How is a Brain Aneurysm Diagnosed?
A brain aneurysm is usually diagnosed using an MRI scan and angiography (MRA or a CT scan and angiography (CTA)
An MRI scan is usually used to look for aneurysms in the brain that haven’t ruptured. This type of scan uses strong magnetic fields and radio waves to produce detailed images of your brain.
A CT scan is usually preferred if it’s thought the aneurysm has ruptured and there’s bleeding on the brain. This type of scan takes a series of X-rays, which are then assembled by a computer into a detailed 3D image.
In some cases, a ruptured aneurysm is not picked up by a CT scan. If a CT scan is negative but your symptoms strongly suggest you have a ruptured aneurysm, a test called a lumbar puncture will usually be carried out.
A lumbar puncture is a procedure where a needle is inserted into the lower part of the spine to remove a sample of the fluid that surrounds and supports the brain and spinal cord. This fluid can be analyzed for signs of bleeding.
If the results of scans or a lumbar puncture suggest you have either had a brain hemorrhage or have an unruptured brain aneurysm, a further test called an angiogram or arteriogram may be carried out to help plan treatment.
An angiogram or arteriogram involves inserting a needle, usually in the groin, through which a narrow tube called a catheter can be guided into one of your blood vessels.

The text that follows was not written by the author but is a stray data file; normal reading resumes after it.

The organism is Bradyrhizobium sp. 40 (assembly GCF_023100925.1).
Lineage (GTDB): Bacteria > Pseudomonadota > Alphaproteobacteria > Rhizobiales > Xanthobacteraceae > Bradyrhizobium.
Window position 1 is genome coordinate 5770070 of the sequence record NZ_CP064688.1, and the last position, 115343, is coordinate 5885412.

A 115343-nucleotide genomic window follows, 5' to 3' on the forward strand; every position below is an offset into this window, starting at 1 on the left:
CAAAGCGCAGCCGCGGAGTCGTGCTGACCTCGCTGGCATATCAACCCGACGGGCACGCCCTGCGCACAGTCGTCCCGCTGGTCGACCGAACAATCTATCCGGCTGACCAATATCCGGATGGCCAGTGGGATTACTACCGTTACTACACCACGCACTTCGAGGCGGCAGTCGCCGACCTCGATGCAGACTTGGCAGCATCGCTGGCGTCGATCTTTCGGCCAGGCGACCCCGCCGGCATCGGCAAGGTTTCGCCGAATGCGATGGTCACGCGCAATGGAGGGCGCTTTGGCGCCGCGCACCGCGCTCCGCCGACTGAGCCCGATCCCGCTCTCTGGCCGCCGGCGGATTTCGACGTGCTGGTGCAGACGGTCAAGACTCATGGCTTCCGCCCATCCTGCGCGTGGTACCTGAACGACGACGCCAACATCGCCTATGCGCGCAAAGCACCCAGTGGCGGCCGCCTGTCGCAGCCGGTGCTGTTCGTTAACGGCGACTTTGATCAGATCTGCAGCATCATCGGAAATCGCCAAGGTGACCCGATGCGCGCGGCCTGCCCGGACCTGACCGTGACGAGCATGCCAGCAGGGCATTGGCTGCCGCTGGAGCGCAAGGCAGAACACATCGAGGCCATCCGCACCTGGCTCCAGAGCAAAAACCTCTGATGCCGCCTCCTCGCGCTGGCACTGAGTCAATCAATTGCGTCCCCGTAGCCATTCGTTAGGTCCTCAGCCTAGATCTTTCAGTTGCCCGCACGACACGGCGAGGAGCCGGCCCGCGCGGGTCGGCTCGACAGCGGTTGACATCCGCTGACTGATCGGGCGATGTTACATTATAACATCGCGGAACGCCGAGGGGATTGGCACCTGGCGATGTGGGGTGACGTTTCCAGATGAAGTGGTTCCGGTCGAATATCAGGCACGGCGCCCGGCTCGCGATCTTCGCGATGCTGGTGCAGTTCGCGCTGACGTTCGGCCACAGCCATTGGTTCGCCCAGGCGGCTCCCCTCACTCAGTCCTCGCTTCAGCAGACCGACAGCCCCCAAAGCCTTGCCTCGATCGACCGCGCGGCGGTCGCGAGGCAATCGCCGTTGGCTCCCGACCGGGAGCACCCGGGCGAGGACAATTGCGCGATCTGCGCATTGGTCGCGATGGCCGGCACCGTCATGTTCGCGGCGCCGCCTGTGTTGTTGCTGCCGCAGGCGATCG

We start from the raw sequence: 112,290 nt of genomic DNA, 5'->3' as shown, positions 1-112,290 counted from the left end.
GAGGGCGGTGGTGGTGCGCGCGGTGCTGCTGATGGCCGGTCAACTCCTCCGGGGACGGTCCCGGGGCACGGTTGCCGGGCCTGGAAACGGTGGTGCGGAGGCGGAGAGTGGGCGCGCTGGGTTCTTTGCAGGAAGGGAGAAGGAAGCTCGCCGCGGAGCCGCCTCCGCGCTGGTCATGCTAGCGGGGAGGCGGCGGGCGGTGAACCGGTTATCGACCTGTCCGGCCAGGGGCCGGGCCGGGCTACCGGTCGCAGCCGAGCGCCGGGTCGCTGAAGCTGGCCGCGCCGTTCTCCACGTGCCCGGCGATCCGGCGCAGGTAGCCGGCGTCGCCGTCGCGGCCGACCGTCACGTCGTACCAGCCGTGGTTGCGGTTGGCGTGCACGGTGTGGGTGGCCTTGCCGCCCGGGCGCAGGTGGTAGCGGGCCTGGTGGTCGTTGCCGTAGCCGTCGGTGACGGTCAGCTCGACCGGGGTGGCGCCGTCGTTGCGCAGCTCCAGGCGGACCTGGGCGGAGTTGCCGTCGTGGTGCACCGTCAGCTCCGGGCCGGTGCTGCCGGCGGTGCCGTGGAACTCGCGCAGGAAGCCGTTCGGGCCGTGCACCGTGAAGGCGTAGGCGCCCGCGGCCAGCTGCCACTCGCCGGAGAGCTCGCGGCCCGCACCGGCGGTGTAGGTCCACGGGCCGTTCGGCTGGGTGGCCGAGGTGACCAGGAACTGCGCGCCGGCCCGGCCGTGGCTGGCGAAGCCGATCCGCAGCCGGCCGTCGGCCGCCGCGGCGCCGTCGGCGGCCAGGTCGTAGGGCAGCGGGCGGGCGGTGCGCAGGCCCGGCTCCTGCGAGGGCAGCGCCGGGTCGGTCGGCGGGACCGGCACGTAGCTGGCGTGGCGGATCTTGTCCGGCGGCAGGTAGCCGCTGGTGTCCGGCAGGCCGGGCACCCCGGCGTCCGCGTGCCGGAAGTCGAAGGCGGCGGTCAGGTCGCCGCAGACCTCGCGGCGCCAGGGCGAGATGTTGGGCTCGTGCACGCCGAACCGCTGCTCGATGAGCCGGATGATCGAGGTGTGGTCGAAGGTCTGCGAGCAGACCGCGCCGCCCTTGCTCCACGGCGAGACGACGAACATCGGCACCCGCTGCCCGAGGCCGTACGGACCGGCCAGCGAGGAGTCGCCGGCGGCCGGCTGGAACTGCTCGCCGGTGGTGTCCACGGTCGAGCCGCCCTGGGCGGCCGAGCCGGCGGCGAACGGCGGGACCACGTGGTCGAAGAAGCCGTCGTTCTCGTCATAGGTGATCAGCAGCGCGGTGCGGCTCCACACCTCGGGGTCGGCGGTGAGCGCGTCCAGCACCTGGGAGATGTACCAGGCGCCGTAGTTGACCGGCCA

Local anesthetic is sued where the needle is inserted, so you won’t feel any pain. Using a series of X-rays displayed on a monitor, the catheter is guided into the blood vessels in the neck that supply the brain with blood. Once in place, special dye is injected into the arteries of the brain through the catheter. This dye casts a shadow on an X-ray, so the outline of the blood vessels can be seen and an aneurysm can be recognized if one is present.
There’s no routine screening program for brain aneurysms and it’s unlikely that one will be introduced in the future. This is because researchers have calculated routine screening would do little to prevent deaths, but would place a significant drain on resources.
Screening is only recommended for people thought to have a significant risk of having a brain aneurysm that could rupture at some point in the future. This would usually only apply to you if you had 2 or more first-degree relatives (father, mother, sister or brother) who experienced a subarachnoid hemorrhage. If this applies to you, contact your GP, they will be able to refer you to a specialist clinic for further assessment.
Discovering you have an aneurysm unsuitable for surgical treatment can cause worry and distress, even though the risk of it rupturing is small. Some people have reported regret at getting screened. There is no right or wrong answer, but it’s important to discuss the potential implications of screening with the staff at the clinic. Screening may also be recommended if you have a condition that increases your chances of developing a brain aneurysm, such as autosomal dominant polycystic kidney disease.